The issue is that the site seems to be getting very busy. As mentioned, if patrickd wants to get in touch I'm sure my current employer (a large worldwide media organisation which strongly supports Drupal) will supply server space and bandwidth.

But at least this site seems to run all three tools (coder, pareview_sh, phpcs) and crucially - they don't conflict with each other.

You can use my project for an example/testing etc - it's at:

Now currently, it passes all the tests at - and - I'd like to get on with further development.

But if a reviewer now pastes in error messages from a buggy old version of pareview_sh or coder_tough_love it will block my module for the wrong reasons.

This is why you're getting messages about the code submitters getting annoyed.

As mentioned - code standards are great - some of us have been coding for donkey's years using them - but the current tools can be buggy - and reviewers are using them to block module applications. at least gives us one target.

I'd be in full agreement with

jthorson's picture

I'd be in full agreement with updating the application documentation, suggesting that applicants use before submitting their application. The 'Tips for ensuring a successful application' page would be a good candidate. But as explained earlier, I would not use the term 'standardized' for these tools right now.

My biggest concern is that lazy applicants will use the automated code review results as a substitute for actually reading the coding standards themselves ... this is already happening to an extent, and I would like to avoid making this problem worse. Recently, even reviewers are locking in to the tool results, instead of actually referring to the standard. Blocking because it doesn't pass a script is not the recommended practice ... using a script to identify issues, and then blocking the application because it those identified issues do not meet the standard is fine, so long as the reviewer is referencing the standard and not just the script.

Incidently, I also disagree with the common practices of pasting a 'wall-o-text' direct from a review script into a comment, which is extremely off-putting to new applicants. Look at the results, identify the common issues, and then explain the required changes in three or four lines ... attaching the script results as an attachment to provide a detailed line number assessment for the applicant to review if desired.

And as a final side note, you have brought up Coder_Tough_Love on more than one occasion ... from the project page itself, Coder Tough Love goes far beyond 'coding standards', and will trip false positives. If it is actually being used as a basis for blocking applications, than this is a mistake - if you do encounter specific instances of this, then please flag them so that we can ensure that the practice is not continued.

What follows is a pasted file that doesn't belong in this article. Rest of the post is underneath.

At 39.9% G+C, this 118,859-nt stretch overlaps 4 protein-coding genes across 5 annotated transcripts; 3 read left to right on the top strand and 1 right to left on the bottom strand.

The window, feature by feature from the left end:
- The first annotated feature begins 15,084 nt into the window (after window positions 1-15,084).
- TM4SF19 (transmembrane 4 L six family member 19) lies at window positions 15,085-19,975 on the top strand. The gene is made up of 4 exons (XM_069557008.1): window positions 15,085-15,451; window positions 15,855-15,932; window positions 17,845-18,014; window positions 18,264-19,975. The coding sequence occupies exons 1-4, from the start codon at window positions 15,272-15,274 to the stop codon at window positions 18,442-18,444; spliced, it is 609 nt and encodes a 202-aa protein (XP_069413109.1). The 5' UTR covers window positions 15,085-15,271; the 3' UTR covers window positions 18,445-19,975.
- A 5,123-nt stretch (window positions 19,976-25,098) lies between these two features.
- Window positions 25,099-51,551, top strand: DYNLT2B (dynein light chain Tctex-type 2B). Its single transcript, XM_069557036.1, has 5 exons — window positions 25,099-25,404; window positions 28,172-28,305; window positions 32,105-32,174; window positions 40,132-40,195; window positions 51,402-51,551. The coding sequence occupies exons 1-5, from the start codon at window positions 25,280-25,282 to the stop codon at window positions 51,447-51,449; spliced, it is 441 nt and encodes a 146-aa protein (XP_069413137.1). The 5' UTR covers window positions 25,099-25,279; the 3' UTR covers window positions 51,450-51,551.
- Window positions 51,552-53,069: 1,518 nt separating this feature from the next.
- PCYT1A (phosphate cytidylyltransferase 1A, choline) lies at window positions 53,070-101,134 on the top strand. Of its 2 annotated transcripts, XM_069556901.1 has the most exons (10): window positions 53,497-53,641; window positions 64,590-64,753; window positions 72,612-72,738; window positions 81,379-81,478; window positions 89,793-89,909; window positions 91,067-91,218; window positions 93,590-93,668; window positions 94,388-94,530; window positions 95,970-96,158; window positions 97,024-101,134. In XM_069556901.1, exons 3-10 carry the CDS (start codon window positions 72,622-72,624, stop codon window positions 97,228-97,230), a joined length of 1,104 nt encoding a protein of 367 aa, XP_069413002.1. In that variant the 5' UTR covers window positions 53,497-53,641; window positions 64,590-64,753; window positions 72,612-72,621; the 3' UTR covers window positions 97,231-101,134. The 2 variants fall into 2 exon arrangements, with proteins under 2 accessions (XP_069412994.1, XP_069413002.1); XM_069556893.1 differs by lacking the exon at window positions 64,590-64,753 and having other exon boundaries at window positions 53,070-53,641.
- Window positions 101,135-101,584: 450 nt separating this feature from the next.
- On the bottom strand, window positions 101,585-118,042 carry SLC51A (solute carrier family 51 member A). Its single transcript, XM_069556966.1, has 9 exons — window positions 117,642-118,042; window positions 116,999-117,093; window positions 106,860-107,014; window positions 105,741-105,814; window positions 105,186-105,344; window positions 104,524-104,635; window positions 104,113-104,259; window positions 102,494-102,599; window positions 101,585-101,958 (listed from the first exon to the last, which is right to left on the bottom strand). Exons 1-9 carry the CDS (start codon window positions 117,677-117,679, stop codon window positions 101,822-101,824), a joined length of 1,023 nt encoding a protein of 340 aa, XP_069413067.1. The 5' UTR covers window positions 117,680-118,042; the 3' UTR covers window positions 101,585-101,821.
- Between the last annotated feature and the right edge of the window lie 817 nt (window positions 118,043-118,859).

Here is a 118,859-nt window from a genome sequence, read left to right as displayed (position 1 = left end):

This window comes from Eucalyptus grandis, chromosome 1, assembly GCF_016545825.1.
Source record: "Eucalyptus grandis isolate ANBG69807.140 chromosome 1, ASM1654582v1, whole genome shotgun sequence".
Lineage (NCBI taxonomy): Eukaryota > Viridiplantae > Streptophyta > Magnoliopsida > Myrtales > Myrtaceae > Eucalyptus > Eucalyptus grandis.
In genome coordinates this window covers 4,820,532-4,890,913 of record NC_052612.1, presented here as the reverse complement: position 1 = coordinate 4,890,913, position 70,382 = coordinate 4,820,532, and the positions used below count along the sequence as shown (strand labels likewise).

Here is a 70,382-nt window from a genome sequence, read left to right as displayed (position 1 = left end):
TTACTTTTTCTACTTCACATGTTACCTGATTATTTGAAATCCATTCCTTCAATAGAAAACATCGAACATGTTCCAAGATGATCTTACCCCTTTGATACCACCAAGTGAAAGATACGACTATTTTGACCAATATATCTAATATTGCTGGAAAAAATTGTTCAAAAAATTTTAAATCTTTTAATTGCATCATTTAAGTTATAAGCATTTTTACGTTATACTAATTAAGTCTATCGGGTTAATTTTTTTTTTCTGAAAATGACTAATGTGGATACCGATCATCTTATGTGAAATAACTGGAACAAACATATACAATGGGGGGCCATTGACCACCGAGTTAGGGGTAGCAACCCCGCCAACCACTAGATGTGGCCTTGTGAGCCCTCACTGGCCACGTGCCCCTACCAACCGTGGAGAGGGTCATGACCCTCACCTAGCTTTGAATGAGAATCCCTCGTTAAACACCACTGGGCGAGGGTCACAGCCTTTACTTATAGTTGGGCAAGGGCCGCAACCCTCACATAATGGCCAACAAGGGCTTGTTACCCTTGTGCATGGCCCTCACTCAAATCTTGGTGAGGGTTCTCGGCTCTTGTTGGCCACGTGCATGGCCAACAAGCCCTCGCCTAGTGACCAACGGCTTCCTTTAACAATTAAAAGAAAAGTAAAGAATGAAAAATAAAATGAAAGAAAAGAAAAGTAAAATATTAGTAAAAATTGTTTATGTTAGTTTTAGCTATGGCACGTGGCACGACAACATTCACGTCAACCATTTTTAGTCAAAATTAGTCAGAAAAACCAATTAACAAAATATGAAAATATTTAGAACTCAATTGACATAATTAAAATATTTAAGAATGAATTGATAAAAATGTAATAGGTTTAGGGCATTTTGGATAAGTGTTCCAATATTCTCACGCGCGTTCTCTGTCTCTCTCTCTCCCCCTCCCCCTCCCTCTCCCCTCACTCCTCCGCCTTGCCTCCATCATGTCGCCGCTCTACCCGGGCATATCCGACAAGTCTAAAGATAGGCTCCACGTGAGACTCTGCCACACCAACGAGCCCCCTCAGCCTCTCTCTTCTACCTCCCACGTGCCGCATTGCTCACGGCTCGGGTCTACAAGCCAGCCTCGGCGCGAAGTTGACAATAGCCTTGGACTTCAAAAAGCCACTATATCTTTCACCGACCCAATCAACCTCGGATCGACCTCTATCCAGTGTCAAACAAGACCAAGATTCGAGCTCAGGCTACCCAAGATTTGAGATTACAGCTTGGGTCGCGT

IMHO I'm afraid your concern

patrickd's picture

IMHO I'm afraid your concern is already reality.
At least the not always simple described errors of these automated reviews force them to take a look at the documentation.

I now began to point new applicants to without changing the status to 'needs work'.

You got some coding standart issues (, you can use and try to fix them.
If you got any questions on that, please ask!

At least this should be done as soon as possible:
Moving from a master branch to a version branch. For additional resources please see the documentation about release naming conventions and creating a branch in git.
Remove "version" from the info file, it will be added by packaging automatically.
Remove "project" from the info file, it will be added by packaging automatically.
Remove "datestamp" from the info file, it will be added by packaging automatically.

Now we also could think about putting it into application documentation, but like jthorson sais this could lead them to get lazy - before - they might read the coding standarts.

So i think pointing to at the beginning of their application is the best way.
We give them the tool, so they can fix coding standart issues them self and there is no need to paste in automated review results into the issue.

I agree

bailey86's picture

I agree with your points.

But I don't think people will get lazy.

I think the review forces them to look into why their code isn't correct and they then have to correct it themselves. And if they have to correct it then they have to understand what needs to be done.

If the tool automatically corrected the errors then I would say that would make them lazy and be a "Bad Thing"tm

First: big thanks for the

klausi's picture

First: big thanks for the online service - good job!

I disagree on this very detail: if there is a large amount of coding standards errors, we should set the issue to "needs work". Before I want to do an in depth review I want that the applicants fix most of the code style, so that I can better read and understand their code. And the status changes are our workflow system: other reviewers should not waste time on looking into applications that require numerous fixes anyway.